In Third Place: The Christmas Invasion
Think of everything that is great about Tennant as the Doctor. The great sense of energy and fun. Bringing a bit of humility to a near-omnipotent being. Doing the serious stuff well when he needs to.
All of this is what made him seem like he was going to be such a great Doctor when we first properly met him in the first Christmas special, before he started to phone in his goggle-eyed performances. And the actors were certainly made to work for their Christmas bonus – with the star of the show, the new Doctor, laid up in bed for the first half of the episode.
It certainly gave the programme a bit of chance to breathe after the big finish of series one. Surprisingly, there was still time for the Doctor to avert near-certain invasion from a species that had a third of the population hypnotized to jump off the nearest building (presumably those in bungalows were pretty much safe).
It’s quite strange what else sticks in the mind about the episode. The deadly Christmas trees were great, the robo-Santa less so, but both were memorable. Does anyone else remember the Gherkin in London blowing up? Me neither, but I’ve just watched the episode back, and it definitely happened. Rose trying to bluff the Sycorax that she is the Doctor as the real one is unconscious? Again, it’s completely gone from my mind.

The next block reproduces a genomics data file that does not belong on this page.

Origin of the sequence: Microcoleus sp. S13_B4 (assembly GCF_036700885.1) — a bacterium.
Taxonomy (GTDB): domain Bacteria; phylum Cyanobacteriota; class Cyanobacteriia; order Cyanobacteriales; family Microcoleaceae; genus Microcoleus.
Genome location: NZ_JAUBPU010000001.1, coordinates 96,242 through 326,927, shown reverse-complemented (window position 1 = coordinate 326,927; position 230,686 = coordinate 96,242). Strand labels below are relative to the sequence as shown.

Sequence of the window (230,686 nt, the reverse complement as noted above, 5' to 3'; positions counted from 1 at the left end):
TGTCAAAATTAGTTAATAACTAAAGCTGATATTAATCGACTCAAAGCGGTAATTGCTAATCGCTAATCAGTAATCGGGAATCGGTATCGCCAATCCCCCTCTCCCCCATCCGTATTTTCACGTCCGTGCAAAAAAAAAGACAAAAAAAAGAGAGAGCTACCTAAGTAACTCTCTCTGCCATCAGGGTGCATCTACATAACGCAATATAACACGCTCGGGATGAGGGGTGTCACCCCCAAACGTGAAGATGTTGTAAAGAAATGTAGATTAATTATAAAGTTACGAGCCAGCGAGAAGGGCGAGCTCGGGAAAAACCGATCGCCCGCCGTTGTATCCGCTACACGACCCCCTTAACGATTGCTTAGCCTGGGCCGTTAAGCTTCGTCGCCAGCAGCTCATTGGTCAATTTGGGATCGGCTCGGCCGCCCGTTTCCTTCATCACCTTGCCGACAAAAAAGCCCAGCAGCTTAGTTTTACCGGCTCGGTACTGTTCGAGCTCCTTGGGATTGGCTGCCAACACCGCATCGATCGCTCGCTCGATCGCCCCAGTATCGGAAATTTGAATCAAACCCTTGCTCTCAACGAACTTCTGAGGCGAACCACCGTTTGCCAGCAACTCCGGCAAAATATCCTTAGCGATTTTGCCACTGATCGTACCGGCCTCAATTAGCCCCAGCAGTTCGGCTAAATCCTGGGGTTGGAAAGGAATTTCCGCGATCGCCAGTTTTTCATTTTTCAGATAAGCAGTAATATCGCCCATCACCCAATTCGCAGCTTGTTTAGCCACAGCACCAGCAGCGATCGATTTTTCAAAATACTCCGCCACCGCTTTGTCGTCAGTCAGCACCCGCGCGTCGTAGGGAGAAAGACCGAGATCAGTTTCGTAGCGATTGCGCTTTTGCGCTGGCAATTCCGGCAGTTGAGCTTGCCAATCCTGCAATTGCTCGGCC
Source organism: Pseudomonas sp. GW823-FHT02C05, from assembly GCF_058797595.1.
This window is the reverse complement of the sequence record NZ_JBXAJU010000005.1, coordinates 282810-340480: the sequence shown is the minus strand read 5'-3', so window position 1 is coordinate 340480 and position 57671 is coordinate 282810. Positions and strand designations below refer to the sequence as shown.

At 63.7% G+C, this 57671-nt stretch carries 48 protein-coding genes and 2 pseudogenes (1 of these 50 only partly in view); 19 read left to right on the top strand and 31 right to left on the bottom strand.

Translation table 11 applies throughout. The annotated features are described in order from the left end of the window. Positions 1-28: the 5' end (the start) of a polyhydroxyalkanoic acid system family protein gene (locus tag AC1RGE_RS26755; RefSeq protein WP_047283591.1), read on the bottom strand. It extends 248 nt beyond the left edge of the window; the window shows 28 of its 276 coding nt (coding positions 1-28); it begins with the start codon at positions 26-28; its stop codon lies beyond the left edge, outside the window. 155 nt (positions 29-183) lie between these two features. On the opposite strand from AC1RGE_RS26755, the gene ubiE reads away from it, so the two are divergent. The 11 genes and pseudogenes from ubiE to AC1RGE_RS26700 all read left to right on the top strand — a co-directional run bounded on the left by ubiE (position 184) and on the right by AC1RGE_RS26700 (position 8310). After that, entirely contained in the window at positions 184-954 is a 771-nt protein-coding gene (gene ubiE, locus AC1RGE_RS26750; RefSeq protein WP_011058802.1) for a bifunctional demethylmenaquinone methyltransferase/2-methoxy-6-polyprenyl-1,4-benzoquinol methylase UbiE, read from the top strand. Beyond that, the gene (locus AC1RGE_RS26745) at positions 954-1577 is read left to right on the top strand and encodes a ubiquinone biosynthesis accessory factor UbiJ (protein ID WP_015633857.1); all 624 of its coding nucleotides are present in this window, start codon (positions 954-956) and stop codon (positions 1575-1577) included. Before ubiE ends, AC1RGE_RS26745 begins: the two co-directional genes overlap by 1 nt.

It’s doubtlessly because there was just so darned much else going on. The Doctor losing his hand, Star Wars-style, after sword fighting – something that’s coming back to haunt him now. Prime Minister Harriet Jones return to the intergalactic stage. And the references to 101 other bits and pieces (UNIT, Torchwood, the Royal Family atop Buck House about to jump). Heavily layering the episodes is always a good starting strategy with the Who.
But above all else, the whole episode was good fun and games. The big finish atop the Sycorax spaceship, with the Doctor facing off a foe in a dressing gown, was just the big fun we needed to kick a bit of humour back into the whole shebang after the Daleks tried to kill us all.
Despite a typically unsubtle tip towards real-world commentary and the Belgrano-esque shooting down of the fleeing spaceship, this was a proper gung-ho effort, even managing to get in a bit of sword-fighting. If that isn’t the ideal telly for Christmas Day, I don’t know what is.